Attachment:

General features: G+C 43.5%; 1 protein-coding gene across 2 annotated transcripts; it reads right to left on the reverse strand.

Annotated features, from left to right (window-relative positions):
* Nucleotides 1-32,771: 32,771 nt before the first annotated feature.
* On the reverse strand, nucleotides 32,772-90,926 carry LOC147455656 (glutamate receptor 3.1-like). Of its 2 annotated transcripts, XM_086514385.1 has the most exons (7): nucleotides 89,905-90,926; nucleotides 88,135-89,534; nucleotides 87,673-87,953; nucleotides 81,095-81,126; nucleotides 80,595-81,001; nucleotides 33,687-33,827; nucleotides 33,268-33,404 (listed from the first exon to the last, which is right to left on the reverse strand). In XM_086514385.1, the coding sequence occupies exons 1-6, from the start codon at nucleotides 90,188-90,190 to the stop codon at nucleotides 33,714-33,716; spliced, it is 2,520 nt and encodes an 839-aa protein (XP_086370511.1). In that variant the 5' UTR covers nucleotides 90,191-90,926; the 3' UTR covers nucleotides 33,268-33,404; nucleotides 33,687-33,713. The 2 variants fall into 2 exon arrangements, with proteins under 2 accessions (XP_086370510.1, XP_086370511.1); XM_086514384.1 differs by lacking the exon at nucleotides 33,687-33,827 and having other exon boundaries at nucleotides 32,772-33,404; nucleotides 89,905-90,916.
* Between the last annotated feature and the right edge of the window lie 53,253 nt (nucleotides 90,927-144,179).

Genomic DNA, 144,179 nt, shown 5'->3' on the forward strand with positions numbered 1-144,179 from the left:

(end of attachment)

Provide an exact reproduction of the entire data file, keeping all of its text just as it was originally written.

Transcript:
General features: G+C 43.5%; 1 protein-coding gene across 2 annotated transcripts; it reads right to left on the reverse strand.

Annotated features, from left to right (window-relative positions):
* Nucleotides 1-32,771: 32,771 nt before the first annotated feature.
* On the reverse strand, nucleotides 32,772-90,926 carry LOC147455656 (glutamate receptor 3.1-like). Of its 2 annotated transcripts, XM_086514385.1 has the most exons (7): nucleotides 89,905-90,926; nucleotides 88,135-89,534; nucleotides 87,673-87,953; nucleotides 81,095-81,126; nucleotides 80,595-81,001; nucleotides 33,687-33,827; nucleotides 33,268-33,404 (listed from the first exon to the last, which is right to left on the reverse strand). In XM_086514385.1, the coding sequence occupies exons 1-6, from the start codon at nucleotides 90,188-90,190 to the stop codon at nucleotides 33,714-33,716; spliced, it is 2,520 nt and encodes an 839-aa protein (XP_086370511.1). In that variant the 5' UTR covers nucleotides 90,191-90,926; the 3' UTR covers nucleotides 33,268-33,404; nucleotides 33,687-33,713. The 2 variants fall into 2 exon arrangements, with proteins under 2 accessions (XP_086370510.1, XP_086370511.1); XM_086514384.1 differs by lacking the exon at nucleotides 33,687-33,827 and having other exon boundaries at nucleotides 32,772-33,404; nucleotides 89,905-90,916.
* Between the last annotated feature and the right edge of the window lie 53,253 nt (nucleotides 90,927-144,179).

Genomic DNA, 144,179 nt, shown 5'->3' on the forward strand with positions numbered 1-144,179 from the left: